A generation of young men are turning their backs on colleges, universities and the associated degrees — either dropping out or never considering it a viable option, the Denver Post reported.
Although college enrollment has increased, the ratio of male to female students is nearly 1:2 – a stark difference from 1960, when there were 1.6 males for every female graduating from a U.S. four-year college, and 1.55 males for every female undergraduate, according to the National Bureau of Economic Research, the Post reported.
Women currently hold almost 60 percent of all bachelor degrees, and account for almost half of students in law, medical, and business graduate programs, the Post reported.
The decline in male college students has become a "silent epidemic," education consultant and blogger Daniel Riseman told the Post.
According to Riseman, over the past decade, about 30 percent of male college students have dropped out during their freshman year.
"For two decades, I have helped hundreds of young men and women navigate college admissions," Riseman said, the Post reported. "While none of my female students have dropped out, several male students return home without degrees and often with a sense of disappointment and despair."
Some are shunning campus because they do not want to take on a massive student-loan debt, the Post reported.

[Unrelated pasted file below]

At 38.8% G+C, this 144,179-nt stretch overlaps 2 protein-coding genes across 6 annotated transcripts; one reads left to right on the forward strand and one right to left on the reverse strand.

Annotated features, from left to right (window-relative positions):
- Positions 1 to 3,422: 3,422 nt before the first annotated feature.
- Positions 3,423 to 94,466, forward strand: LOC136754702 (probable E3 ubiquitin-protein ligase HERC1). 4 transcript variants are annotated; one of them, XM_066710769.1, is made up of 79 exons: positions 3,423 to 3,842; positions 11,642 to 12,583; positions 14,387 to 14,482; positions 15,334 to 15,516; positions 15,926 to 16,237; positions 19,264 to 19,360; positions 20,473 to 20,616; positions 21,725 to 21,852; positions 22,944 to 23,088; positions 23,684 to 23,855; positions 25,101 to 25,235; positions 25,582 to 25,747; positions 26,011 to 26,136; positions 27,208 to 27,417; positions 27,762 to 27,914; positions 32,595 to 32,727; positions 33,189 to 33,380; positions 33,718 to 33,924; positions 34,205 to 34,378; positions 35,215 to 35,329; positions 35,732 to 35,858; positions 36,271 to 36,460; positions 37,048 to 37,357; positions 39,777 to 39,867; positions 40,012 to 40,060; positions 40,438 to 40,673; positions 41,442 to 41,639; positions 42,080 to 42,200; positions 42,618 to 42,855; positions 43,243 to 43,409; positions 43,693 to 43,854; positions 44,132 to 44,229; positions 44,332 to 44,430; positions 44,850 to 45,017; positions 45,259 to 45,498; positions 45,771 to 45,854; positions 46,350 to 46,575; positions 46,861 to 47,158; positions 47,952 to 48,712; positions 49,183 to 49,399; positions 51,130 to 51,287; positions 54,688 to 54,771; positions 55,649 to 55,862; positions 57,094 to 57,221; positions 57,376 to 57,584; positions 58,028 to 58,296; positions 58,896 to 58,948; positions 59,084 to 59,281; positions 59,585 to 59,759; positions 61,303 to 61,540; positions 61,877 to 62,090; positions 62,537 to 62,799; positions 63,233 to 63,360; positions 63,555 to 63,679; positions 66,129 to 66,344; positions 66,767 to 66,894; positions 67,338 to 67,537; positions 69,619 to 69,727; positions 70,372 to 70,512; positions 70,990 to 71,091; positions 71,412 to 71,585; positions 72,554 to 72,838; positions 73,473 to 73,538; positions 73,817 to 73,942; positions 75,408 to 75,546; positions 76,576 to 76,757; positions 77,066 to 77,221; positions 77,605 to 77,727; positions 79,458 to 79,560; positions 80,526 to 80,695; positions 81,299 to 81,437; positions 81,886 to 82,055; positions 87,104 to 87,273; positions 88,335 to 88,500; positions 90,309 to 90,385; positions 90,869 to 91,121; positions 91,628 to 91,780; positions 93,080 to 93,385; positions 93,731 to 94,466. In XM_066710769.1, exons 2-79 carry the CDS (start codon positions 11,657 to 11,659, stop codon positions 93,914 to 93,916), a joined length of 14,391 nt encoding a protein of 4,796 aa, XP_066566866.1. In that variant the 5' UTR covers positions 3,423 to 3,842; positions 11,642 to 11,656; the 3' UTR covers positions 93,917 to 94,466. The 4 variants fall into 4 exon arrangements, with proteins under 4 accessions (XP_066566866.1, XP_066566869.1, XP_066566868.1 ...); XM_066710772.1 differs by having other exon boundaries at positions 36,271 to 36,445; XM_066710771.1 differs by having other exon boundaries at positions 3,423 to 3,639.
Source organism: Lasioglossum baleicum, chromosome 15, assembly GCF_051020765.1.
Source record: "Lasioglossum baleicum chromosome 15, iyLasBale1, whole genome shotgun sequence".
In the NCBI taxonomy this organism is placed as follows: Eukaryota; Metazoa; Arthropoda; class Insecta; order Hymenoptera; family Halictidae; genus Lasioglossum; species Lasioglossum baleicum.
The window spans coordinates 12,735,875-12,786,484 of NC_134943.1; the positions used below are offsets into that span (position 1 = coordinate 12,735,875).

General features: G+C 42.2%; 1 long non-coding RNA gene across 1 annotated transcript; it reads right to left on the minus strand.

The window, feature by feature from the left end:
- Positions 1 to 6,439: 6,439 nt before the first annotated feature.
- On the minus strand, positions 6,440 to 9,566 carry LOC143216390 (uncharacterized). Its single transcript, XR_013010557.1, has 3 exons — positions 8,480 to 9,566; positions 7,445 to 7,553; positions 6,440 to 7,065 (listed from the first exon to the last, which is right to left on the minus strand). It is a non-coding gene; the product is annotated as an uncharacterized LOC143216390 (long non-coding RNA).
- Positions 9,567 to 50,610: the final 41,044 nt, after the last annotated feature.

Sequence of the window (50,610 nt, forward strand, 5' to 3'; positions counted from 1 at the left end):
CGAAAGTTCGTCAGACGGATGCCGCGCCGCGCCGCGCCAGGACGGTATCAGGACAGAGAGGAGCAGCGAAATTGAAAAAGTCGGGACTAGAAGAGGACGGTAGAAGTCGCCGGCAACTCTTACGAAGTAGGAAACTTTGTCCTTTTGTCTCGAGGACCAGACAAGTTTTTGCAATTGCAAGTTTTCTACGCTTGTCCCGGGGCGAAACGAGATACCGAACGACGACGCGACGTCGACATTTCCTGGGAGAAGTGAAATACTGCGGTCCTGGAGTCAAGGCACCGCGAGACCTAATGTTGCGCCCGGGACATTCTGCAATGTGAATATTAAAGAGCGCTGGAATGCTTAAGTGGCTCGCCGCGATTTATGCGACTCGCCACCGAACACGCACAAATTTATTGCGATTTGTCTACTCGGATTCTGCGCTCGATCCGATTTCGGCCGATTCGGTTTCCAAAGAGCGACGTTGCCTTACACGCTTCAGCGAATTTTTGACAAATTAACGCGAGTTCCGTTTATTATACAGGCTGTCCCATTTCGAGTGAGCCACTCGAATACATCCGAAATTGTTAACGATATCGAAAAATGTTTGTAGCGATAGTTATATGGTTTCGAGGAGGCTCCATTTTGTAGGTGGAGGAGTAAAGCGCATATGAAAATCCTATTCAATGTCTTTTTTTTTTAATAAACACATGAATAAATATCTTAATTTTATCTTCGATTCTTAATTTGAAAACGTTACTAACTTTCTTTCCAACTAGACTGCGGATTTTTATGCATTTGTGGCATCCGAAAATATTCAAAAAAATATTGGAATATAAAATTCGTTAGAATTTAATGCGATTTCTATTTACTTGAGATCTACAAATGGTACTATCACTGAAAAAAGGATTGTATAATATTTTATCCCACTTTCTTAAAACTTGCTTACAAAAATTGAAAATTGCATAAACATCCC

"If you don't want to go to college, you can go to a trade school and come away with something and not be on the hook for $150,000," 28-year-old Adam Stark, who dropped out of college and is now in the music business in Denver, told the Post.
Others say the campus environment has become testy, even hostile, toward men, the Post reported.
"You definitely get the sense you are the problem," community college dropout John Maxwell, 24, told the Post. "One woman once told me that she could use statistics to determine how many of my friends were rapists."
Riseman believes many young men think they can hit the jackpot without a college degree.
"As a result, they enter college with little sense of purpose and end up failing out," he told the Post. "While these dropouts imagine they can succeed without a degree, successful start-ups are rare."
Kim Hunter Reed, the executive director of the Colorado Department of Higher Education, says the issue of males shunning college needs to be more closely examined.
"This is very concerning to me," Hunter Reed told the newspaper. "The most successful have a sense of place in college."
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